The 135,323 marijuana plants seized in 2005 were estimated to be worth $270 million, a record amount that places the crop among the state's top 10 agricultural commodities, based on the most recent statistics available.
"We're struck by the amount of work they put into it," said Rich Wiley, who heads the Washington State Patrol narcotics program. "It's very labor intensive. They often run individual drip lines to each plant, and are out there fertilizing them."
The net results have a tremendous payoff to illegal growers, said Wiley, who coordinates pot busts with the U.S. Drug Enforcement Agency and local law enforcement agencies. A single plant can produce as much as a pound of processed marijuana, worth an estimated $2,000, he said.
The estimated $270 million value of the plants seized in 2005 ranked just above sweet cherries, which were valued at $242 million in 2004, and just below the $329 million the state's nurseries and greenhouses produced. Apples are the state's No. 1 agricultural commodity, bringing $962.5 million in 2004.
This is the seventh year in a row that record numbers of marijuana plants have been seized and destroyed statewide, the State Patrol said. The state's known pot harvest, based on seizures, went from 66,521 plants in 2003 to 132,941 in 2004, then to 135,323 last year.
Most of the growing operations were in eastern Washington, principally outdoors on federal or state land in remote locations near a source of water, the State Patrol said.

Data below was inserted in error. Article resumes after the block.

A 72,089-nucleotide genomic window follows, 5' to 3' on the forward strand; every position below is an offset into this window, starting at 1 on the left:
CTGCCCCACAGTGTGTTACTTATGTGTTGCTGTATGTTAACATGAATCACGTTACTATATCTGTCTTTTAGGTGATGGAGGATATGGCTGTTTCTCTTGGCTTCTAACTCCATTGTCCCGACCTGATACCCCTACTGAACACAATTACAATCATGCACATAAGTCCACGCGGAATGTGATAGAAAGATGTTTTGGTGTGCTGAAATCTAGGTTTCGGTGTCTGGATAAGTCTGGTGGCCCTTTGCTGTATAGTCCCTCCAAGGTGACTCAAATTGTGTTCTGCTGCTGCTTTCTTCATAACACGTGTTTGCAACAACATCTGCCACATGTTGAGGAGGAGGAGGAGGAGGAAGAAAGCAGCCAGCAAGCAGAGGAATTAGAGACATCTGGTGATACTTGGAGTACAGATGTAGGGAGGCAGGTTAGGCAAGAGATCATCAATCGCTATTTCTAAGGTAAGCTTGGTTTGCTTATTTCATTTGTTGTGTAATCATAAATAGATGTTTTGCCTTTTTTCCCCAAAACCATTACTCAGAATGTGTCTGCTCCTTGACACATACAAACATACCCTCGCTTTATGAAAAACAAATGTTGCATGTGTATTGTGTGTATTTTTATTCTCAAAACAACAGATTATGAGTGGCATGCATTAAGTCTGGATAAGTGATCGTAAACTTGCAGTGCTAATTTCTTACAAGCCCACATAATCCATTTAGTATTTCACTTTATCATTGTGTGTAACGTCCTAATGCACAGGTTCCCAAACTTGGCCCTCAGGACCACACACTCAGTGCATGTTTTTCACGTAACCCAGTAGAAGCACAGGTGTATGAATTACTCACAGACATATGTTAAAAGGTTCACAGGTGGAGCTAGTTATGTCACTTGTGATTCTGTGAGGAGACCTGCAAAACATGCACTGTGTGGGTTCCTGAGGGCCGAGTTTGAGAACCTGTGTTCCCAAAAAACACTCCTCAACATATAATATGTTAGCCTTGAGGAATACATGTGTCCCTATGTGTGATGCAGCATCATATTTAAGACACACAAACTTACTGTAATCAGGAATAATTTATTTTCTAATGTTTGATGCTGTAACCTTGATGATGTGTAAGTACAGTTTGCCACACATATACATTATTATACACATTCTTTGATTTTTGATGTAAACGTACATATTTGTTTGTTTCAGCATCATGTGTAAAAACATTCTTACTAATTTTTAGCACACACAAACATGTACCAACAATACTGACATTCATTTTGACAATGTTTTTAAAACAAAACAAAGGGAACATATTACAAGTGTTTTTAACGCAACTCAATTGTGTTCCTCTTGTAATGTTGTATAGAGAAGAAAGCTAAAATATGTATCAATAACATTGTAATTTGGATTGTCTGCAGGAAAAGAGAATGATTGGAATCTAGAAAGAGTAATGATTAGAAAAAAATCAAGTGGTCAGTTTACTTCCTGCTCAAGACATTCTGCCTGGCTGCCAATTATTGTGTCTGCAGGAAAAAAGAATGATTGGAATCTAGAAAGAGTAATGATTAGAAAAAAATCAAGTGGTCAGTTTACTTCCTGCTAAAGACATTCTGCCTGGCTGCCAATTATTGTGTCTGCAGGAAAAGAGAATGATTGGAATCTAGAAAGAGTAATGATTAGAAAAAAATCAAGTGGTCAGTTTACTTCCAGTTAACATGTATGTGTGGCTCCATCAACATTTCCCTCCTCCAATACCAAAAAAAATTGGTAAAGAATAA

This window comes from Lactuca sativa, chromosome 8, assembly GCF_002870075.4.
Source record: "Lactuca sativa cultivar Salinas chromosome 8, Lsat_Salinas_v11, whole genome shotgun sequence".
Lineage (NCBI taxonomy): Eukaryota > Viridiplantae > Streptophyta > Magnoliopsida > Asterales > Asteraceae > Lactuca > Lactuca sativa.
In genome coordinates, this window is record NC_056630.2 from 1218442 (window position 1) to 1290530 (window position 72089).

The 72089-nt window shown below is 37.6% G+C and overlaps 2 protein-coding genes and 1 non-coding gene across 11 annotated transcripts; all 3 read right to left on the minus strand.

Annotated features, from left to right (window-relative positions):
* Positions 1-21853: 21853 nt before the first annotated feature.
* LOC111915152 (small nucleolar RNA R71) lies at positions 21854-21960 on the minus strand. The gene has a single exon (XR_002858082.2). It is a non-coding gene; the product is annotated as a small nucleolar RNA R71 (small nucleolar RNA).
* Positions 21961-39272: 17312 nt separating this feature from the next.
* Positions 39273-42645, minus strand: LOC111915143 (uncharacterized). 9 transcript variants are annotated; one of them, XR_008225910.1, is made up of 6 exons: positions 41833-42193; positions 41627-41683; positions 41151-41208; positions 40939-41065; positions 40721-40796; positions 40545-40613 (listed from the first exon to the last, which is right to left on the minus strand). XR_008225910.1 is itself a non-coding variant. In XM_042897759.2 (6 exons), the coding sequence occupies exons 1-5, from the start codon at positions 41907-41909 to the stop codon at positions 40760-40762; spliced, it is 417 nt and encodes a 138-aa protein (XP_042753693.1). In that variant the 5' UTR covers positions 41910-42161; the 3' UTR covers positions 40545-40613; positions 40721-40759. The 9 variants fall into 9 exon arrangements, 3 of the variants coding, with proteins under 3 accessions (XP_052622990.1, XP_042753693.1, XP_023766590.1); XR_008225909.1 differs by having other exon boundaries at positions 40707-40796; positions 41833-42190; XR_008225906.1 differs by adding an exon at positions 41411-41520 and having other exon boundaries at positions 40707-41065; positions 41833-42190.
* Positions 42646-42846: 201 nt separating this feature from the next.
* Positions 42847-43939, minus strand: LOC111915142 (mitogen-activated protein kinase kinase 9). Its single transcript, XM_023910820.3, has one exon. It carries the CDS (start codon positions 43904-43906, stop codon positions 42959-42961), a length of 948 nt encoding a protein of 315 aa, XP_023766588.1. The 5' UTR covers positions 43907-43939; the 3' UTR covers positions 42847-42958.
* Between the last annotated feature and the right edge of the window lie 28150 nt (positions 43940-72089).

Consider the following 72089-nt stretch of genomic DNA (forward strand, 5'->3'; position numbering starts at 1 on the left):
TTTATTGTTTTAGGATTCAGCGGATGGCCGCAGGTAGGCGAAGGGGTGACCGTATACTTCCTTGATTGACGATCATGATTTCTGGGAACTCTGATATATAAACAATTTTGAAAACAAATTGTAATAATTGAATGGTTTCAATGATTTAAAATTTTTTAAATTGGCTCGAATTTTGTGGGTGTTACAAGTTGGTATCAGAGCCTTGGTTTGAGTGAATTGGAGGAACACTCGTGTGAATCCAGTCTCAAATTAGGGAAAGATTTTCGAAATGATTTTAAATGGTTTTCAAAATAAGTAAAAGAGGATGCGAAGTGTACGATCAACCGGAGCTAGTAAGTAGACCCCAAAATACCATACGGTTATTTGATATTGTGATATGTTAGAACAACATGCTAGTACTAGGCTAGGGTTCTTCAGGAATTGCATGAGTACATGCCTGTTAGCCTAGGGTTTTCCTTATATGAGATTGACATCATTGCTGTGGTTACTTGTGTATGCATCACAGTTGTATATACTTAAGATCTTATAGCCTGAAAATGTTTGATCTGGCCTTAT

In recent years, marijuana crops have been larger and more sophisticated than in the past, law enforcement spokesmen said.
Douglas County sheriff's Chief Criminal Deputy Robbin Wagg said while some "mom and pop" crops of 500 or fewer plants are still being found, most are larger and more sophisticated, with as many as 10,000 plants being irrigated and tended.
Marijuana eradication efforts have been hampered by cutbacks in Air National Guard budgets and personnel have been assigned to tasks related to the Iraq war, Wagg said. National Guard helicopters are the most productive way to spot marijuana patches in the county's remote fields and draws, he said.
"We used to get three or four days of flying time. Now, it's one to 1 ½ days," he said. "They do a great job for us."
Wiley said last year, three National Guard helicopters and three provided by the DEA flew for a month during the marijuana harvest season in late summer, before they were assigned to Hurricane Katrina duties. About 80 percent of the finds are made from the air, he said.
Facing their own budget restrictions, law enforcement agencies in north-central Washington estimate they find perhaps half of the pot being grown illegally.
"We get half if we're lucky and good," Wagg said.